Results. The response rate ranged from 26% for BMJ Open to 47% for SAGE Open. The authors were international, largely academics who had recently published in both subscription and Open Access (OA) journals. Across journals about 25% of the articles were preliminary findings and just under half were resubmissions of manuscripts rejected by other journals. Editors from other BMJ journals and perhaps to a lesser extent SAGE and PLOS journals appear to be encouraging authors to submit manuscripts that were rejected by the editor’s journals to a megajournal published by the same publisher. Quality of the journal and speed of the review process were important factors across all four journals. Impact factor was important for PLOS ONE authors but less so for BMJ Open authors, which also has an impact factor. The review criteria and the fact the journal was OA were other significant factors particularly important for PeerJ authors. The reputation of the publisher was an important factor for SAGE Open and BMJ Open. About half of PLOS ONE and around a third of BMJ Open and PeerJ authors used grant funding for publishing charges while only about 10% of SAGE Open used grant funding for publication charges. Around 60% of SAGE Open and 32% of PeerJ authors self-funded their publication fees however the fees are modest for these journals. The majority of authors from all 4 journals were pleased with their experience and indicated they were likely to submit to the same or similar journal in the future.
Conclusions. Megajournals are drawing an international group of authors who tend to be experienced academics. They are choosing to publish in megajournals for a variety of reasons but most seem to value the quality of the journal and the speed of the review/publication process. Having a broad scope was not a key factor for most authors though being OA was important for PeerJ and SAGE Open authors. Most authors appeared pleased with the experience and indicated they are likely to submit future manuscripts to the same or similar megajournal which seems to suggest these journals will continue to grow in popularity.
doi:10.7717/peerj.365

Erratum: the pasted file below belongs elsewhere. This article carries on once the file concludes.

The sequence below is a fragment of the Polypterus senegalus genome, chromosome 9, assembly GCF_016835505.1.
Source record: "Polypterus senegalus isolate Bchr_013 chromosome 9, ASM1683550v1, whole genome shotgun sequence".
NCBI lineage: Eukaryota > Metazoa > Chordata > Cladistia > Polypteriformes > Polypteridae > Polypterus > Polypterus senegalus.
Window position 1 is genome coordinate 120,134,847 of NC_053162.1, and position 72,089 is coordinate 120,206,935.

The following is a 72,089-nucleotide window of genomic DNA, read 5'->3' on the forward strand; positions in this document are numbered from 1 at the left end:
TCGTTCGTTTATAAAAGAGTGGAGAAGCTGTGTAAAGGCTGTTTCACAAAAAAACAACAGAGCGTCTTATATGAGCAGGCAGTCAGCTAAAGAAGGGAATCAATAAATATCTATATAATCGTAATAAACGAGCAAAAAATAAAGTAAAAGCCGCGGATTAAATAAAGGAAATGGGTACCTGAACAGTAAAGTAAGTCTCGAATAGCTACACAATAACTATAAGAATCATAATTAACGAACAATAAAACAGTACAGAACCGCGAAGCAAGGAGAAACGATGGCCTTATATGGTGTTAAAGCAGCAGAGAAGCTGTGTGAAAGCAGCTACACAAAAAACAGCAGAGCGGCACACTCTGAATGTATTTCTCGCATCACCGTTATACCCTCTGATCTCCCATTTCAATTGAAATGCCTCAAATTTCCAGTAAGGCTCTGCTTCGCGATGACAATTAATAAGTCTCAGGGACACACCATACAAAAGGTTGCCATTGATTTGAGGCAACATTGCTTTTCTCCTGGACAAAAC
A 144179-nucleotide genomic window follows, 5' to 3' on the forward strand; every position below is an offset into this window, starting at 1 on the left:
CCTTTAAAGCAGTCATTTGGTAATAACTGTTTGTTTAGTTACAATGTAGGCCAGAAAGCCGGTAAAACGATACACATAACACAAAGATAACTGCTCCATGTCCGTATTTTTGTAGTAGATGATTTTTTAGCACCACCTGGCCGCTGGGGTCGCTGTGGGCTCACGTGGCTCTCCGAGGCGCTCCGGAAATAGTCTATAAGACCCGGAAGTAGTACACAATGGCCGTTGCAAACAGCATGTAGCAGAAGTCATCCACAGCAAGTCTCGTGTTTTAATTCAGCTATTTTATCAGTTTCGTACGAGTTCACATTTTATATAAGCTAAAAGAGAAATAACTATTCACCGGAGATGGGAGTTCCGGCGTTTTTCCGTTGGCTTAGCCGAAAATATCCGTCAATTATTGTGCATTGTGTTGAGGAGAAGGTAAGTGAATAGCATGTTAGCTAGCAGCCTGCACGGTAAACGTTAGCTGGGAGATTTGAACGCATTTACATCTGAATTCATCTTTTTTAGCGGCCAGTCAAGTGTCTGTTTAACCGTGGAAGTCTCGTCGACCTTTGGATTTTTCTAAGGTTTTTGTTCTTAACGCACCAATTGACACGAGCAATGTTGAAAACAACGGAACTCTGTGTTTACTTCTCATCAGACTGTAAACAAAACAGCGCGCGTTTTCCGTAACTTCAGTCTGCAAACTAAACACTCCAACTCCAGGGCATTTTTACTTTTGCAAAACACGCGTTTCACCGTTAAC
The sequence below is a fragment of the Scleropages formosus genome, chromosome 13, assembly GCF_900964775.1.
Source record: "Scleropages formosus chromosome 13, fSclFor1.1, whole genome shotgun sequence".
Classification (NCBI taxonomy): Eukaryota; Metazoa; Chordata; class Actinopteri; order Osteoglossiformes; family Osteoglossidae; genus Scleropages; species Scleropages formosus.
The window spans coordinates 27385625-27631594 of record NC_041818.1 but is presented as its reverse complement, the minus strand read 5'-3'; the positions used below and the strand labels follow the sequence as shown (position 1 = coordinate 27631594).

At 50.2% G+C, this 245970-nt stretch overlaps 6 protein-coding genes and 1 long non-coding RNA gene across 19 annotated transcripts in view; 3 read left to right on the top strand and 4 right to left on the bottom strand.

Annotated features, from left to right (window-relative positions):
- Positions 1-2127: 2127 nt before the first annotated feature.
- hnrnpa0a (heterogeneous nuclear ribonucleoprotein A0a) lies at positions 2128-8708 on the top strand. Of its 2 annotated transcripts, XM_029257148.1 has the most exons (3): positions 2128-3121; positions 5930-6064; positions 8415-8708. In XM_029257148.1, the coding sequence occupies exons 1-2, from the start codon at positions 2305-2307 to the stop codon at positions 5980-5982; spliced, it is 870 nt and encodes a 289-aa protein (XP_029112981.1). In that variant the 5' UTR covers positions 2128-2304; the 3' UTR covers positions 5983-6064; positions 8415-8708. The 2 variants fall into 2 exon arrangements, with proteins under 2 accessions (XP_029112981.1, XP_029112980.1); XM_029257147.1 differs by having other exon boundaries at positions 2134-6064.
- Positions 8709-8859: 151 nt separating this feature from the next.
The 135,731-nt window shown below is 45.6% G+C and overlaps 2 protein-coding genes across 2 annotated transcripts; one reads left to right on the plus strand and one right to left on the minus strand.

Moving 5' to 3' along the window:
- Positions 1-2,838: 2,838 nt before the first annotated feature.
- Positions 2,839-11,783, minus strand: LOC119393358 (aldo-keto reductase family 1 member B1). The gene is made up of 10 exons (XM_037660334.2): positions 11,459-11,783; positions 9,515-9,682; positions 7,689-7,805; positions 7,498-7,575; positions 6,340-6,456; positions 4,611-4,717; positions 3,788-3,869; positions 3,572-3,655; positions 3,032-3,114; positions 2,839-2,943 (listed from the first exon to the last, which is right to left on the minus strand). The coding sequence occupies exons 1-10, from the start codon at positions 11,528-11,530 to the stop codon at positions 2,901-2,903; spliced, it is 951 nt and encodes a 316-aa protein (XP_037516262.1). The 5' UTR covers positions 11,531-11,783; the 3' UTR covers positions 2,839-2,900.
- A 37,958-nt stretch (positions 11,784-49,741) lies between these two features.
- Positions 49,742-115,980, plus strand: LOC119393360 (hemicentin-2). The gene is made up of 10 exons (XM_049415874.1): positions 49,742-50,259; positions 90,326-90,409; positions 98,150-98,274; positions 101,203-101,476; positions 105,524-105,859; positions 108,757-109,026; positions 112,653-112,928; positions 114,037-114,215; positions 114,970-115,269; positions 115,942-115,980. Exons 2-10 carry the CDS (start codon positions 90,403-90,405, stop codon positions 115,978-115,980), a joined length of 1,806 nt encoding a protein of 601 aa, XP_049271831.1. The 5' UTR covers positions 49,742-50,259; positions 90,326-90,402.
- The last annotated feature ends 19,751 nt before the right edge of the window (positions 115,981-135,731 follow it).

PMCID: PMC4006221  PMID: 24795855
Open access; Megajournals; Survey; Authors
15.  Open Access to the Scientific Journal Literature: Situation 2009 
PLoS ONE  2010;5(6):e11273.
Background
The Internet has recently made possible the free global availability of scientific journal articles. Open Access (OA) can occur either via OA scientific journals, or via authors posting manuscripts of articles published in subscription journals in open web repositories. So far there have been few systematic studies showing how big the extent of OA is, in particular studies covering all fields of science.
Methodology/Principal Findings
The proportion of peer reviewed scholarly journal articles, which are available openly in full text on the web, was studied using a random sample of 1837 titles and a web search engine. Of articles published in 2008, 8,5% were freely available at the publishers' sites. For an additional 11,9% free manuscript versions could be found using search engines, making the overall OA percentage 20,4%. Chemistry (13%) had the lowest overall share of OA, Earth Sciences (33%) the highest. In medicine, biochemistry and chemistry publishing in OA journals was more common. In all other fields author-posted manuscript copies dominated the picture.
Conclusions/Significance
The results show that OA already has a significant positive impact on the availability of the scientific journal literature and that there are big differences between scientific disciplines in the uptake. Due to the lack of awareness of OA-publishing among scientists in most fields outside physics, the results should be of general interest to all scholars. The results should also interest academic publishers, who need to take into account OA in their business strategies and copyright policies, as well as research funders, who like the NIH are starting to require OA availability of results from research projects they fund. The method and search tools developed also offer a good basis for more in-depth studies as well as longitudinal studies.
doi:10.1371/journal.pone.0011273
PMCID: PMC2890572  PMID: 20585653
16.  Publication of Original Research in Urologic Journals – A Neglected Orphan? 
PLoS ONE  2012;7(12):e52420.